Also a massive thanks to out designer Sam Green, and our illustrator Ben Philips. You guys make us look so pretty.

Hopefully see you all at the other amazing Bristol Festival of Literature events on around Bristol this week…

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Small Stories presents Bristol Festival of Literature Launch Party!

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Small Stories presents: The Bristol Festival of Literature Launch Party

Oct 17th, 8.00pm – late at Watershed Café Bar

@smallstorybris 

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Can you hear the truth?

The modern world is full of words. It’s hard to cut through the noise. From click bait articles to 140 character self-promotion to advertising masquerading as news to social media self-propaganda, it’s hard to tell what’s real and to get your voice heard.

Everyone has a story to tell, no matter who they are or how they choose to tell it. Often, the most memorable stories are honest – they share experiences, they teach you different points of view.

That’s what Small Stories is all about. We find the people with the most interesting truths, and we give them a stage.

You’ll hear from some of Bristol’s best Theatre Performers (Ellen Waddell), Performance Artists (Bella Fortune), Spoken Word Performers (Dean McCaffery) and from your slightly cynical, but ever honest, host (Natalie Burns).

There’ll also be a live DJ set and the chance to get involved and make your story heard – all for free. Donations welcome of course!

Most importantly, whether you like it or not, we only speak the truth.

Learn a little more about our truth tellers…

Ellen Waddell

Ellen Waddell is a writer, director, performance artist and musician.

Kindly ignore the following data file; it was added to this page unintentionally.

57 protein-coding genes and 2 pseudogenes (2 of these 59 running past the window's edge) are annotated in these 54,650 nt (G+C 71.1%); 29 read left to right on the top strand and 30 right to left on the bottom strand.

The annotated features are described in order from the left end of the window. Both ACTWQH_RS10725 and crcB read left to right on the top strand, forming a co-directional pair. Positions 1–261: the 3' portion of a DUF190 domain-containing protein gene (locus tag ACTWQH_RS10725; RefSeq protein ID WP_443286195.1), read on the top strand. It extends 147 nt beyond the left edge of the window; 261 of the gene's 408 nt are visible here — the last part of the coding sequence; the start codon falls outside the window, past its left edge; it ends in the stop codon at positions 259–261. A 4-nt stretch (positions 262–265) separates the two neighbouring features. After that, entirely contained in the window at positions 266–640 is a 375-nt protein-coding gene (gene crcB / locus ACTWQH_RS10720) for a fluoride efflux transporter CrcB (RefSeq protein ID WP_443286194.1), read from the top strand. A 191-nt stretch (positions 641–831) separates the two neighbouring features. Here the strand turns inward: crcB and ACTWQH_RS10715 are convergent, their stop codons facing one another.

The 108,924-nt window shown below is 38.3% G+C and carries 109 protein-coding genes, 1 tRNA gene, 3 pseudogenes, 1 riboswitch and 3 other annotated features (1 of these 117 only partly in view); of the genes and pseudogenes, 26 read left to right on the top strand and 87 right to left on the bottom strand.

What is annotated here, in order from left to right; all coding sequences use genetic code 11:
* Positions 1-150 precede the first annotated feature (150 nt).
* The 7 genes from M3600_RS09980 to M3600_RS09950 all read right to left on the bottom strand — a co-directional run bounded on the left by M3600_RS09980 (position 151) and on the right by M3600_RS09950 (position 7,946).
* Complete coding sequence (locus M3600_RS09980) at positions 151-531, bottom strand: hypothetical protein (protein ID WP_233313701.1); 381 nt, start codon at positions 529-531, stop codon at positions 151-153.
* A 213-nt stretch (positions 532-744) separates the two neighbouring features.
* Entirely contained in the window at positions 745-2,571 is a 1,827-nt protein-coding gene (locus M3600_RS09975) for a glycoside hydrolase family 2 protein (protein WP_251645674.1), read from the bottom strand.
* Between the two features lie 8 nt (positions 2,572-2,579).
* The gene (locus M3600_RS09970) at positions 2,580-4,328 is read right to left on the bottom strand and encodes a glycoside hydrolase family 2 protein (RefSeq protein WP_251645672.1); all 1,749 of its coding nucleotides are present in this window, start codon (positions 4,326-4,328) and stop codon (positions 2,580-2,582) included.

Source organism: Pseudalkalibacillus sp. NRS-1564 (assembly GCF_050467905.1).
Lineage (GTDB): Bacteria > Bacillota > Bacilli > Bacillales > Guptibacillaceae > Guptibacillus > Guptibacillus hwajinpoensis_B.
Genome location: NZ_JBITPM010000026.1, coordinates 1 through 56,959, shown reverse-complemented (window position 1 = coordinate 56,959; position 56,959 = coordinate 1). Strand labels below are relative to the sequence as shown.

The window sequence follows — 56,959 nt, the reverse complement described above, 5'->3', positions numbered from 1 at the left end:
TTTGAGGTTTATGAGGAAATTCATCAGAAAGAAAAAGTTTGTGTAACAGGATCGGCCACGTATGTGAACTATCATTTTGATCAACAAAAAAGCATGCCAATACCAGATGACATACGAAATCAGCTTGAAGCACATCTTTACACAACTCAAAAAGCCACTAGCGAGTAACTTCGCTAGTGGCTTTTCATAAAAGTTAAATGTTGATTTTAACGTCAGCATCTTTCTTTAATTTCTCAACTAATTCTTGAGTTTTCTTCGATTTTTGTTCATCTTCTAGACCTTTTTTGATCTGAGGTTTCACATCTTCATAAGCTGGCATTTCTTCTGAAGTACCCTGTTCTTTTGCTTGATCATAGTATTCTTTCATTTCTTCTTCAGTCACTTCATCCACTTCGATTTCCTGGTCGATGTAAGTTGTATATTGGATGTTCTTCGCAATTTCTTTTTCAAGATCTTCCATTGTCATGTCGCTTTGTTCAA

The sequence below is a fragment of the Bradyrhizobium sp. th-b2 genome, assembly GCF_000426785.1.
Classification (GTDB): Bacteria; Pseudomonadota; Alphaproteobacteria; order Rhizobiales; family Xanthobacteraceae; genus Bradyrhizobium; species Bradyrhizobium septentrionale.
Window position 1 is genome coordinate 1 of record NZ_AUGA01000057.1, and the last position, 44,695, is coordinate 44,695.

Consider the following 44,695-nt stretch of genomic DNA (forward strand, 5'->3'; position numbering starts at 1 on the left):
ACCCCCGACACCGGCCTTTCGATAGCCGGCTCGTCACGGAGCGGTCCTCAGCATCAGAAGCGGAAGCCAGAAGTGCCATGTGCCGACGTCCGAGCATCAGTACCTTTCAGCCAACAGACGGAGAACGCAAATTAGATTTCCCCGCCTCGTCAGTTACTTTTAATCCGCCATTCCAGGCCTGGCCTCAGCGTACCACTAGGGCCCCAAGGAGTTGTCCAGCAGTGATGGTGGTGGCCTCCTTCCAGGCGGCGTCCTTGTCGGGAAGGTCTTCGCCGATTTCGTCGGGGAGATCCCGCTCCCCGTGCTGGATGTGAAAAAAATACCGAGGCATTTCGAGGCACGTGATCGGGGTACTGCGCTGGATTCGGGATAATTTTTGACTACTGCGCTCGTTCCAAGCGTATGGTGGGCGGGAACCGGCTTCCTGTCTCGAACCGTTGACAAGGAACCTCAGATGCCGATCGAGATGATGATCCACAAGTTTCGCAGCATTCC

She’s been featured on BBC Radio Bristol, and her one-woman show ‘Jean Luc Picard and Me,’ has just returned from the Edinburgh Fringe.

Ellen will be performing a piece of prose about the difficulty of being honest in a world where self-promotion is valued above all else.

@EllenStarbuck

Natalie Burns

Natalie Burns is a writer, reviewer and ex-copywriter. She is co-creator of Bristol writers group, Small Stories, and currently working on the board of organisers for Bristol festival of Literature.

Natalie will be hosting the event, and reading a short tale about why writing is the best way to make sure that being a ‘proper grown-up’ doesn’t ruin your dreams.

@NBurnsy

Bella Fortune

Bella Fortune is a writer, performer and performance maker. Her first two solo shows were performed as part of Mayfest at the Wardrobe and Solo Showcase, Solo Lab and her third is currently in development with support from Ferment, Bristol Old Vic.

Bella will be critiquing the critic by performing a poem about her own experience of the pro and cons of reviewing.

@BRFortune

Dean McCaffrey 

Dean McCaffrey is a Bristol based writer & musician who has performed with the ‘Apples & Snakes’, a UK based spoken word organization, ‘Listen Softly’ in London and ‘Stemschot’ in Belgium. He performs spoken word & hip-hop around the city.

Dean will be telling some very real spoken word truths in his unique, creative and inimitable style.

@dwithdrawn

Luke Sleven

From an early age, Mr. Sleven has been scribbling on every canvas or wall he can get his grubby, paint stained paws on. Each piece is produced with the thought and intention of giving the viewer an insight into his world and a piece of his soul. He can mainly be found dwelling around the colourful underbelly of Stokes Croft.

Luke will be illustrating one of the Small Stories live on stage, and we’ll be auctioning of his unique, original painting at the end of the event.

@Mr_SLE7EN

DJ BarrTheTruth

Usually found lurking in the more dark and dangerous corners of the city, DJ BarrTheTruth has decided to step into the light to play us some funky tunes when the performances are over.

He’ll be making sure you all feel relaxed and groovy, and that you stick around to meet some fun people, have a drink or two, and enjoy the party.

@HalfBarr

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Bristol Literature Festival is hosting 16 events, right across the city.

View the events map